While many Westerners seize on Dec. 21, 2012, as a date of unparalleled disaster, modern Mayans generally do not see it that way. Don Alejandro, one present-day Mayan leader, has given his opinion on what the time will mean. He presents in poetic terms a time of positive change:
"According to the Maya Long Count Calendar, we are finalizing the 13 Baktun and . . . thus approaching the Year Zero . . . The world is transformed and we enter a period of understanding and harmonious coexistence where there is social justice and equality for all.
"It is a new way of life. With a new social order there comes a time of freedom where we can move like the clouds, without limitations, without borders. We will travel like the birds, without the need for passports. We will travel like the rivers, all heading towards the same point . . . the same objective" (quoted by John Major Jenkins, The 2012 Story, 2009, p. 369).
Another leader, Benito Ramirez Mendota, offered this perspective: "As the elders said, everything is going to change. The world will be changed by that memorable date. Our children will have a different world view. The time will have passed and other beings will inhabit the universe" (p. 371).
World peace and harmony will not come in 2012, but it will come eventually—as we shall see. Both of these "prophecies" contain some elements of truth. But it's worth noting that these Mayans do not share the catastrophic views many people have of next year.
Why accept Mayan prophecy anyway?
Hundley points out regarding the Mayan legend: "It does seem that if December 21, 2012 was an earth shattering prediction for the Maya of the end of the world, it would have been preserved as an important part of the cultural and religious heritage of that civilization, even today. But apparently, such is not the case. Many modern Maya do not affirm that interpretation of their calendar and belief system but complain that Westerners have forced this interpretation on them from their own perspectives and for their own purposes.
"Having said that, even if it could be proven that the Maya predicted the end of the world in 2012, what would qualify them as prophets? Although the Maya were gifted astronomers, that ability does not necessarily mean they were gifted prophets.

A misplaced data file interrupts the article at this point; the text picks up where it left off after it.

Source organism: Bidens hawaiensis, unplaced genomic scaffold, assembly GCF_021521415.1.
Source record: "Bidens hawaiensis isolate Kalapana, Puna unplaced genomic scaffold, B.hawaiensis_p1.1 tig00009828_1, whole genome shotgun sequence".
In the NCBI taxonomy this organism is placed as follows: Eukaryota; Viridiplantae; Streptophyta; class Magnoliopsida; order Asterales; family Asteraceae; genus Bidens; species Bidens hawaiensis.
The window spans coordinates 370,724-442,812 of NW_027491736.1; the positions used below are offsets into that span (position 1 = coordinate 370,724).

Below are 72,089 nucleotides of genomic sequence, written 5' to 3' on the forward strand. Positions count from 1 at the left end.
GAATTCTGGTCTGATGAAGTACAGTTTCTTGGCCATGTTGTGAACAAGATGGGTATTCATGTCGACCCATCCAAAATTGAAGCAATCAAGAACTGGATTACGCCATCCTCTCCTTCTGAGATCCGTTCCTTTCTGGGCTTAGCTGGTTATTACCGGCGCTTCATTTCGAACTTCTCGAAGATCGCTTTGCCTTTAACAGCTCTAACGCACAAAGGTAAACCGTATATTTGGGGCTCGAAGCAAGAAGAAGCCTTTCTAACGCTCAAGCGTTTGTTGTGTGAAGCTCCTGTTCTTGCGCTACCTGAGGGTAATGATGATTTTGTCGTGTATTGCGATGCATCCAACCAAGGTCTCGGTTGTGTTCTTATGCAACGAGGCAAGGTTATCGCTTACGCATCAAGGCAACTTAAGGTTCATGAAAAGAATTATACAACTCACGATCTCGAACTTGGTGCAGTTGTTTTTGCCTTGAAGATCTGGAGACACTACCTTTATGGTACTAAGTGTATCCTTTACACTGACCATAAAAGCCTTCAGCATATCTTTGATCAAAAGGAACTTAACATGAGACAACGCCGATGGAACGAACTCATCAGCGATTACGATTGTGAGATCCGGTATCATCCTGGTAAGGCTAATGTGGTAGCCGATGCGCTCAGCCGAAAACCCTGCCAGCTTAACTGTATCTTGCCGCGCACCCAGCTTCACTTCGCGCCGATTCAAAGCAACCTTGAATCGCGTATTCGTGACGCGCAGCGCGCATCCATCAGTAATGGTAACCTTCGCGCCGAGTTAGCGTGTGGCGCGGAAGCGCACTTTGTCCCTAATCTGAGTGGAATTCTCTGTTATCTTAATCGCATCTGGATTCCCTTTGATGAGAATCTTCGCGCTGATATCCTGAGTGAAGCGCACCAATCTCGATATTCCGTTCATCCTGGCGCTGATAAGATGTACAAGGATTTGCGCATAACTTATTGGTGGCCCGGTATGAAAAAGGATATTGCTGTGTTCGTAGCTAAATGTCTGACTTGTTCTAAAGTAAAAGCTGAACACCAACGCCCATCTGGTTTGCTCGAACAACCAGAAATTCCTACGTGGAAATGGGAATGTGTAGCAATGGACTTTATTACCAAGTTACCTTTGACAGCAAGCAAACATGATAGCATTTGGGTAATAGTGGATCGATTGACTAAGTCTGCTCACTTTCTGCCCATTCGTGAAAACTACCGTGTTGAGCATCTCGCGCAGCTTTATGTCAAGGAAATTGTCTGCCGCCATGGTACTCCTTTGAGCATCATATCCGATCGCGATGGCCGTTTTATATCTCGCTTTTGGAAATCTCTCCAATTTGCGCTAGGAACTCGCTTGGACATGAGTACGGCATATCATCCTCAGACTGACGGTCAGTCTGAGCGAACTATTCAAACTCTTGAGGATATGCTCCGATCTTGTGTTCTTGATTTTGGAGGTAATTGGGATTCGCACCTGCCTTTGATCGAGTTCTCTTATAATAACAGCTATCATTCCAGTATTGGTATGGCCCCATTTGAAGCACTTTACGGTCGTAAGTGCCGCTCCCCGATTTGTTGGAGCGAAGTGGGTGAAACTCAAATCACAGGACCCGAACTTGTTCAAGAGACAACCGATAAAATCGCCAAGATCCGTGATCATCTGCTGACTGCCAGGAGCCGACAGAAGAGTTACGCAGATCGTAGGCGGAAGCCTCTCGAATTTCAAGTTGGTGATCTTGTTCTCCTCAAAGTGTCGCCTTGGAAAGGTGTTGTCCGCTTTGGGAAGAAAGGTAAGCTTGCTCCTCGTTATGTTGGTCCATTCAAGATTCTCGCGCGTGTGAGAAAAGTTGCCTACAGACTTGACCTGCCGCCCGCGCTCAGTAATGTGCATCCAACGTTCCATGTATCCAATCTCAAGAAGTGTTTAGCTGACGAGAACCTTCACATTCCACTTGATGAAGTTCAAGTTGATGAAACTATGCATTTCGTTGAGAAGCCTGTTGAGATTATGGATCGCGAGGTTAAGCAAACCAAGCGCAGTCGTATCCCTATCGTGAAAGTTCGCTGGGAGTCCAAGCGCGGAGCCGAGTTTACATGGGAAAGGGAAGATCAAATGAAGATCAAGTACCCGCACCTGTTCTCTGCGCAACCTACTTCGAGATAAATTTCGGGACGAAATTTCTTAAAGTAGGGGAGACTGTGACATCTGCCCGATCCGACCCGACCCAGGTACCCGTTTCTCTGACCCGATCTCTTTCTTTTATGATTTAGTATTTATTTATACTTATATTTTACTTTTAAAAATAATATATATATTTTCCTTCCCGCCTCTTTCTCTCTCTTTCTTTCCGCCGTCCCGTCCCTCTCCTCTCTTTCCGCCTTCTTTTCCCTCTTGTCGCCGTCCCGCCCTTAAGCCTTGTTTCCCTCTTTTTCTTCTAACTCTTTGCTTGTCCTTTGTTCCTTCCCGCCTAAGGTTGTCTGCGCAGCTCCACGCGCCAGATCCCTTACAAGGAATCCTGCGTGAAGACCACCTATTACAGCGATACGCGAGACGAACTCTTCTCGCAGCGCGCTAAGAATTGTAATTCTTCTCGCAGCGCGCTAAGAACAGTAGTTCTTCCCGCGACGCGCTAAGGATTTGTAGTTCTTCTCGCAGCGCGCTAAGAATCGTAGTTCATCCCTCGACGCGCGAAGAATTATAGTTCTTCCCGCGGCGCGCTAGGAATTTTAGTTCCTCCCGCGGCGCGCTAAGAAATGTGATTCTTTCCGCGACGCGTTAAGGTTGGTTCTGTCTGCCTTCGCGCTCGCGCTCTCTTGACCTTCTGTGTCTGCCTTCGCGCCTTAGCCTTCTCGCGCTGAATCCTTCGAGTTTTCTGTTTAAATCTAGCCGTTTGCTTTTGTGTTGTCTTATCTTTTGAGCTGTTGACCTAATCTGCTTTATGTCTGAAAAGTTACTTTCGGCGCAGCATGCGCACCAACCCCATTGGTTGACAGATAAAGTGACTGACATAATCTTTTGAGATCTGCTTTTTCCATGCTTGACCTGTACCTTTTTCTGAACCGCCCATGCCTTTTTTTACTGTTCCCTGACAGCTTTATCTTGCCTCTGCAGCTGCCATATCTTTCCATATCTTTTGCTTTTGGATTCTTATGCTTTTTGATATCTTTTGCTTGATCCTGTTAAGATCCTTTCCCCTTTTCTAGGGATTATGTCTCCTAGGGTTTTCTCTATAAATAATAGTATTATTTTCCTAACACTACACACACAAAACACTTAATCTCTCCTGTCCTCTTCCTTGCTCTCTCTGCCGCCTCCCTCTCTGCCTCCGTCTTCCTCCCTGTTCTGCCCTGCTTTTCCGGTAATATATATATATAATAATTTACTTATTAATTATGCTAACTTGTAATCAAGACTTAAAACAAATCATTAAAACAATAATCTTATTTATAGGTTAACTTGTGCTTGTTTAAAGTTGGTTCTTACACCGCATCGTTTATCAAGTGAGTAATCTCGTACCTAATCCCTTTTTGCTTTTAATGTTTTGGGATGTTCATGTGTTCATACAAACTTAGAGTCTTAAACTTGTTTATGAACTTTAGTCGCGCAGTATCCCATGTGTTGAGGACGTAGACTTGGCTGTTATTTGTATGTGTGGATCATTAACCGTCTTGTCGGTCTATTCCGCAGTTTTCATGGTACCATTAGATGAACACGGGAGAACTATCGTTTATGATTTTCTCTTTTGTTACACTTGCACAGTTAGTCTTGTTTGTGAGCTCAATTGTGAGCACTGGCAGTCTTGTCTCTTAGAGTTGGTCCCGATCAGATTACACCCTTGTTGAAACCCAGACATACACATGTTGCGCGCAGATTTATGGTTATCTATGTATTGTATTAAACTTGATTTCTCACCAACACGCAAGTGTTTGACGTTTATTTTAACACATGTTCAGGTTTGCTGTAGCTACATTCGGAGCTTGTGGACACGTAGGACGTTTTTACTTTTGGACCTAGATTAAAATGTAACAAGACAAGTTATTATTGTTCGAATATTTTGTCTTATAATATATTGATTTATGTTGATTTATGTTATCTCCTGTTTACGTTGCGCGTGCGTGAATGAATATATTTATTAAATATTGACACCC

"According to the same logic, do we expect present-day astronomers, who have made incredible discoveries through the use of advanced telescopes and space-traveling satellites, to be qualified to provide us with trustworthy, detailed predictions of the future of our planet? Of course not! The idea that those who make remarkable astronomical observations are therefore qualified to be seers, predictors and prophets of future events is unfounded" (p. 17).
We see, then, that the idea that the Mayan calendar predicts the end of the world in 2012 simply lacks credibility. It means nothing, and it's only because our world is in such sad shape that some pay attention to such things.
Other predictions of doom
Pretentious prognosticators prattle about other fearful tales of destruction they say will occur in 2012. They have assembled a catch-all container chock-full of imagined tragedies lurking around the corner!
"Worldwide droughts, floods, hurricanes, tsunamis, earthquakes, and volcanic eruptions caused by solar storms, cracks forming in the earth's magnetic field, and mass extinctions brought on by nuclear winter, famine, human disease, wars, economic cataclysm, massive solar flares, polar reversals . . . These have all been predicted to occur in the year 2012" (John Claeys, Apocalypse 2012, 2010, p. 1).
Yes, some of these things are occurring now in various parts of the earth. And the Bible prophesies that some catastrophes will become global in scope before the very end of the age! But the year 2012 is not the time for the worst of the horrors to come.
And yes, some of these threats are very real. One scenario that seems likely to happen eventually is the eruption of a supervolcano. The Geological Society of London has stated that the eruption of a supervolcano "sooner or later" will chill the planet and threaten human civilization.